An overview of Arabic words in Swahili, from greetings and numbers through to complex verbs and even some expressions.
Swahili is definitely an African language. It’s not a Middle Eastern language, nor a Semitic language like Hebrew. The structure of Swahili is Bantu, and the lion’s share of the words are of Bantu origin. (See here for a more general overview of the Swahili language.)
But it’s blindingly obvious that Arabic had a great influence on Swahili. Historically, we understand that this influence came via trade with Arabs and through the influence of religion (Islam).
It’s also interesting to note the types of Arabic words that got a foothold in Swahili. So much so that as an amateur hobbyist linguist I decided to try to categorise them. The interpretations and observations are my own, and comments are welcome.
Note — there are many, many more Arabic words in Swahili. If you get a dictionary you’ll have a field day. The following are the Arabic words you’ll come across in Swahili by the time you’re at a intermediate conversational level (B1/2 in the Common European framework).
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Arabic/Islamic greetings in Swahili
The first category of Arabic any Swahili learner will come across is Islamic greetings in Swahili.
Even those these are accepted standard Swahili, they’re mostly used by people who either are Muslims or who live in a predominantly Muslim environment, like in Zanzibar (which is 98% Muslim).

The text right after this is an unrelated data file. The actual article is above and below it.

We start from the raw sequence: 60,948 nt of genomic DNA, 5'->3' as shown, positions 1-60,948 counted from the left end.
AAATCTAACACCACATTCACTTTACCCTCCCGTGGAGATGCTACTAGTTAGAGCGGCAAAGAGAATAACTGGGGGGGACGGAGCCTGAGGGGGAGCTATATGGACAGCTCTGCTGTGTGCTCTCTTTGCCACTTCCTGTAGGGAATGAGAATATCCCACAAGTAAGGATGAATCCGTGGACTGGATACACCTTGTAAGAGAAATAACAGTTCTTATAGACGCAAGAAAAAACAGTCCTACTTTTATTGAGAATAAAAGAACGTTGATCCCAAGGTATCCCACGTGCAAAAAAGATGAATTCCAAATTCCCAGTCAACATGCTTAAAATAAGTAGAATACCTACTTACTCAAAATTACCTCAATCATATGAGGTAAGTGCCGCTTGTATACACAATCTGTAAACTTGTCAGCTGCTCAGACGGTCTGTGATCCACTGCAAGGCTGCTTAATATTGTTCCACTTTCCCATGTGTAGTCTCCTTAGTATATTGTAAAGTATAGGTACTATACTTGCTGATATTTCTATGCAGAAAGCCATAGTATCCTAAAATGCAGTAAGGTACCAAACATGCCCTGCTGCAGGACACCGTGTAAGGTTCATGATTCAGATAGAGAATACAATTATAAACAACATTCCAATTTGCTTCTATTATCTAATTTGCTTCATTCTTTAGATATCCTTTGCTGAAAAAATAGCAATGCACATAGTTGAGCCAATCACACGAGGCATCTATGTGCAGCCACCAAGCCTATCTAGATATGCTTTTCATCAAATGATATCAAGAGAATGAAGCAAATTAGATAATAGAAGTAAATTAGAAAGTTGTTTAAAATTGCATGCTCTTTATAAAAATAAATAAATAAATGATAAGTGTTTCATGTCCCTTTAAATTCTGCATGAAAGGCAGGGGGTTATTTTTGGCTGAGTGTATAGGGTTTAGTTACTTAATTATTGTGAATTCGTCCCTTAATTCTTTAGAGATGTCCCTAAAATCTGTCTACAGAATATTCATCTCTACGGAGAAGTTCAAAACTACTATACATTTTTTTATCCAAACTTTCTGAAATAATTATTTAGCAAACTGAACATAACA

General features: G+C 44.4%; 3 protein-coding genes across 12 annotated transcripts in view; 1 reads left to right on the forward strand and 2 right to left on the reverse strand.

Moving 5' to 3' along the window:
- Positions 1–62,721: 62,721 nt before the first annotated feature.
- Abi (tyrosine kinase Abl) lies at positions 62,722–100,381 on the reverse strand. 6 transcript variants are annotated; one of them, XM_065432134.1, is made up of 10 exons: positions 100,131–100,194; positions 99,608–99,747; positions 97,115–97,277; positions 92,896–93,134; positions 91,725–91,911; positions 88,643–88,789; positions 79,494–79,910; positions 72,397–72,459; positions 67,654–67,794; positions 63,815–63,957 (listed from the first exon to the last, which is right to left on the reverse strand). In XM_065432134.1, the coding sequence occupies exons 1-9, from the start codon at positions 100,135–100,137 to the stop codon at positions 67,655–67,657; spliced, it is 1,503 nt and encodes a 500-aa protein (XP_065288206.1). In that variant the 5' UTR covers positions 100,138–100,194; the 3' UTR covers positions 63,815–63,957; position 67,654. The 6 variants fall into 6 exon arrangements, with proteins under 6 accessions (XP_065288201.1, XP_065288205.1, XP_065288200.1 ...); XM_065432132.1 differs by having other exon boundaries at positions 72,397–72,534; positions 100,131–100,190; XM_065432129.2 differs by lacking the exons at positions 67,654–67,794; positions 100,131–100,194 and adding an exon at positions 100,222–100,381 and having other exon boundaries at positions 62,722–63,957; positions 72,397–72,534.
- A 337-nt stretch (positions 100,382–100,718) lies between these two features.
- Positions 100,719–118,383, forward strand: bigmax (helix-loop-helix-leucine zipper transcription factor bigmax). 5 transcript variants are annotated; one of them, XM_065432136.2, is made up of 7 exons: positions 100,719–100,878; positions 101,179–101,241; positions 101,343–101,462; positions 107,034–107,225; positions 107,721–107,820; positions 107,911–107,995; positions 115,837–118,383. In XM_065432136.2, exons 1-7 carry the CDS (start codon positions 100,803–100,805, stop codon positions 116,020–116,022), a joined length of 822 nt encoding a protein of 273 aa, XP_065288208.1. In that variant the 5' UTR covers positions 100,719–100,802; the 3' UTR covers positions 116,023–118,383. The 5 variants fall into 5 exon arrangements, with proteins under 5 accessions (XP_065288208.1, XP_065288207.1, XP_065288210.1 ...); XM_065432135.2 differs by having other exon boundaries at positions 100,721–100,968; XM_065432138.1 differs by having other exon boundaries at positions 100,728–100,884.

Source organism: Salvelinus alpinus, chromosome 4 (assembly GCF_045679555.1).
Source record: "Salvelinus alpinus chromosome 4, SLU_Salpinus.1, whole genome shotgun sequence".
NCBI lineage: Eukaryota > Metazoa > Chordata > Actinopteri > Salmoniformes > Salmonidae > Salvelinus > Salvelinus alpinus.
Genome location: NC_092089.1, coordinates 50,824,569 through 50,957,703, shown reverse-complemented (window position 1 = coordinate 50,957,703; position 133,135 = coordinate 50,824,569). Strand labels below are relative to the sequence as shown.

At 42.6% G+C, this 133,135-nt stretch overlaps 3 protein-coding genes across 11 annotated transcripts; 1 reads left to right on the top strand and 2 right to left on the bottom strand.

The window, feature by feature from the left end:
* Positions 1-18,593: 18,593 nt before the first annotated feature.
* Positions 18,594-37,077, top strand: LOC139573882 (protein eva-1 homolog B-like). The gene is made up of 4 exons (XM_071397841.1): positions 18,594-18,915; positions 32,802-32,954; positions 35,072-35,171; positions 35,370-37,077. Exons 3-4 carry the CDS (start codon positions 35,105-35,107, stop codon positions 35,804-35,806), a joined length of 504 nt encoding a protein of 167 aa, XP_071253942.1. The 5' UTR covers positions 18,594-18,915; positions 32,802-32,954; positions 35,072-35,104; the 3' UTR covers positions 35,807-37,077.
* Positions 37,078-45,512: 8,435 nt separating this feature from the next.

|English phrase||Swahili||Arabic + pronunciation|
|Peace be upon you (standard muslim greeting)||Salam aleikum||سلام عليكم (salaam a’leikum)|
|Come in! (Please approach!)||karibu||قريب (qareeb)|
|How are you? (What’s news?)||habari yako||خبر (khabar)|
|I’m well/at peace (one possible response)||salama||سلام (salaam)|
|Good morning||habari ya asubuhi||صبح (morning)|
|Excuse me||samahani||سامحني (saamaHani)|
Many of these Arabic words in Swahili are direct imports. The Islamic greeting salam aleikum is used daily in Zanzibar, as is the standard response wa aleikum as-salami.
Some of the Arabic phrases have modifications, like habari ya asubuhi. Nobody asks this question in Arabic (“What’s news of the morning?”).
Another modification is karibu. In modern Arabic, nobody ever asks someone else to “approach”. Maybe in some regal setting, but not every day! But in daily Swahili, karibu is used many times a day.
Another loose category of Arabic words in Swahili is legal/social concepts, many of which were imported via Islam.
|Legal/social concepts||Swahili||Arabic word|
|marriage/divorce||arusi/talaka||عرس / الطلاق (‘ars, Talaaq)|
|to legalise||halalisha||حلال (halaal)|
|company, organisation||shirika||شركة (sherkah)|
Most of these Swahili words are direct imports from Arabic.
A few are related. E.g. faa’idah in Arabic means “benefit” more than “profit”, which uses another word in modern Arabic.
Similarly, the word halaal in Arabic relates to a specific kind of religious legality. A more general word qaanun (قانون) is used for law.
Arabic Numbers & Time Concepts in Swahili
A third and important category of Arabic words in Swahili is numbers.
Anyone studying Swahili will quickly realise that the numbering system is hard to understand. Unlike other languages, where you form numbers like 31 by saying “3-10-1” or something like that, Swahili has two only vaguely similar (between single digits and tens) numbers for 3 and 30: tatu and thelathini.